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Millennials Buying In The Burbs: Why They’re On The Move

Knee figure of a couple of young beautiful caucasian woman and man strolling outdoor in the city back light, holding a tablet, looking downward and tapping the screen - love, technology, communication concept

It’s easy to picture the young millennial in their late 20’s buying a home in the city, right in the middle of all the hustle and bustle of cosmopolitan life. But a new report on home buying trends from the National Association of Realtors suggests that when millennials are ready to buy, more of them are becoming suburban dwellers and purchasing homes beyond the city limits. In fact, millennials comprised 35% of home buyers last year, giving them the largest share of any generational group.

What’s driving them?

A better question is what’s driving them out of town. NAR’s report finds that once a millennial closes in on their 30’s, they often find that buying a home in the city comes with too high of a price tag and that they can get more for their money in the suburbs. As a result, just 17% of millennials bought a home in an urban area last year, down from 21%. A lack of affordable homes on the market in the city is forcing their hand to expand their search geographically.

Suddenly, in a suburban home, millennials find that they don’t have to sacrifice as much space in a home that offers them an extra bathroom, perhaps a little bit bigger kitchen, a yard and actual space to park a car or two. For millennial couples, having this kind of space is key as they think about the next stage of their lives in having children who can grow into the home.

Still, what about the fact that millennials may have jobs in the city and the costs of commuting? At least for now, that’s less of an issue as the price of gas is highly reasonable overall. That decreased hit to the wallet brings down another financial barrier for the suburbs.

Beyond the buyer, the suburbs themselves are changing. More than ever, outposts of popular city restaurants, bars and retail stores have found their way to the suburbs. The stereotypical quiet life of suburban dwelling doesn’t necessarily apply to certain areas that offer solid options for dining and entertainment. So, depending on the area, potential millennial home buyers are pleasantly surprised to find that they don’t have to sacrifice as much on that front.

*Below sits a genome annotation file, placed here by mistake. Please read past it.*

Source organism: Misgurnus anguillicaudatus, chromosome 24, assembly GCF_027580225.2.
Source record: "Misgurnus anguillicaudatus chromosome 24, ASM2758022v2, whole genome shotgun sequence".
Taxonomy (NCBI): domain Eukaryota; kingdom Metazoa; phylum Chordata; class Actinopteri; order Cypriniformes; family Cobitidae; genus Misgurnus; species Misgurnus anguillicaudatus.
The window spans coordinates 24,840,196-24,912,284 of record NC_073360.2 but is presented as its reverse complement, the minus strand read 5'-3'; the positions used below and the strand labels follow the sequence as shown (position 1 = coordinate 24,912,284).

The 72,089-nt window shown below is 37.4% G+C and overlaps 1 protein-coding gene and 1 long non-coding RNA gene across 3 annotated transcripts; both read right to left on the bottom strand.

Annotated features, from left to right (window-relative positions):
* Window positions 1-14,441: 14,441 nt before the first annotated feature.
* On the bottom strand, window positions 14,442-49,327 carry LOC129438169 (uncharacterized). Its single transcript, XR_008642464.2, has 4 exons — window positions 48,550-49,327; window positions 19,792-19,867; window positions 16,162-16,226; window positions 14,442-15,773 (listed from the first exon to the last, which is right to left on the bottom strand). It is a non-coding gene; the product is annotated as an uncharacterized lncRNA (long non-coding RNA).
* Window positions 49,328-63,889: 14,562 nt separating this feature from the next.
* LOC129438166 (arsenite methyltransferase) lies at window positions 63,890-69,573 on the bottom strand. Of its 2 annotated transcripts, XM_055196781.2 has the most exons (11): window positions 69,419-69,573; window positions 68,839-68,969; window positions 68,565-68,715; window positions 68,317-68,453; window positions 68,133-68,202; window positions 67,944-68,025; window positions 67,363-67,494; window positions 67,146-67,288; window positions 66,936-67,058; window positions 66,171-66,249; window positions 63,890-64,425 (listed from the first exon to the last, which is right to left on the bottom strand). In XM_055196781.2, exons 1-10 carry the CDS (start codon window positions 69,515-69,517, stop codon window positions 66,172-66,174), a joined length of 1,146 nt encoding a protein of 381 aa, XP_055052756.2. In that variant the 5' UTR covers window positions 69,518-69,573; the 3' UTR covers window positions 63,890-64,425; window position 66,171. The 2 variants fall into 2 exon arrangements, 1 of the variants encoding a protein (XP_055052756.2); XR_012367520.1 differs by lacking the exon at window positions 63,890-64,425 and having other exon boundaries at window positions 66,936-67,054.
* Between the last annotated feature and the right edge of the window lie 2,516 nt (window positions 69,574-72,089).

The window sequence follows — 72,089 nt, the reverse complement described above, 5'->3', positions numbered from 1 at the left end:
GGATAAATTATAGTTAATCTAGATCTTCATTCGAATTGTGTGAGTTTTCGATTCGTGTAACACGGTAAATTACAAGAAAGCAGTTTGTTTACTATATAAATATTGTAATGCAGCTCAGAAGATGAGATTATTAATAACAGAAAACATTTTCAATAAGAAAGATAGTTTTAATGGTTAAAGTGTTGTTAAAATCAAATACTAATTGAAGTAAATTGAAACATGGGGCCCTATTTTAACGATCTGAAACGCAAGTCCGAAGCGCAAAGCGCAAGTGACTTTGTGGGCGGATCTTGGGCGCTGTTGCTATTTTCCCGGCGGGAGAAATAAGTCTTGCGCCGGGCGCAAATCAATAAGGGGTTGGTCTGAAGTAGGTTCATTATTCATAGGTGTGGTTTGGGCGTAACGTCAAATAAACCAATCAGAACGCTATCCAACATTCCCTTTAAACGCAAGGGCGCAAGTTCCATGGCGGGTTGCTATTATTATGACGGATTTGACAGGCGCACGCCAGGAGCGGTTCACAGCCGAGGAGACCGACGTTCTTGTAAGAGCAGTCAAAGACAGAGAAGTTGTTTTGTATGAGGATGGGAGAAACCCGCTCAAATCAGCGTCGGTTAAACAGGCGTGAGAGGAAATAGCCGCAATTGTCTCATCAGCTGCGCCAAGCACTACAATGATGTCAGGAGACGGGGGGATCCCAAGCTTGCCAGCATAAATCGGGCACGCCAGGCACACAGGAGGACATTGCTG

What about their student loans as a barrier to buying?

Yes, we’ve remarked in past articles how millennials may be pushing off home buying and other major life events due to student loan concerns. That’s still true in that they’re postponing saving for a down payment by an average of three years.

However, a surprising finding from the study is that Gen X and younger boomers have even more debt on average to confront than millennials – their debt being related more to credit card debt than student loans. This makes a 20% down payment on a home challenging for a variety of generations, not just millennials.

As they move into these more affordable homes in the suburbs, millennials don’t want to be “house poor” as a result of high-priced renovations. But they do desire certain upgrades that won’t break the bank and aren’t major disruptions to implement. That’s where contractors who improve the look of kitchens and bathrooms through refinishing can offer millennial home buyers the affordable upgrade of a bathtub or countertop that looks good as new. And they can start enjoying this attractive feature of the room much sooner as they begin a new phase of their lives as home buyers.

Dani Nichols

I started out with NAPCO in 1996, shortly after it was purchased by Steve Coven. Both Steve and I shared a vision of growth for NAPCO. Always hungry for knowledge, I learned whatever I needed including sales, marketing, web development, operations management, HR, building and retaining a customer base. Whew! It has been a lot of fun because in the end, I really like working with our customers. They make it all worthwhile for me.

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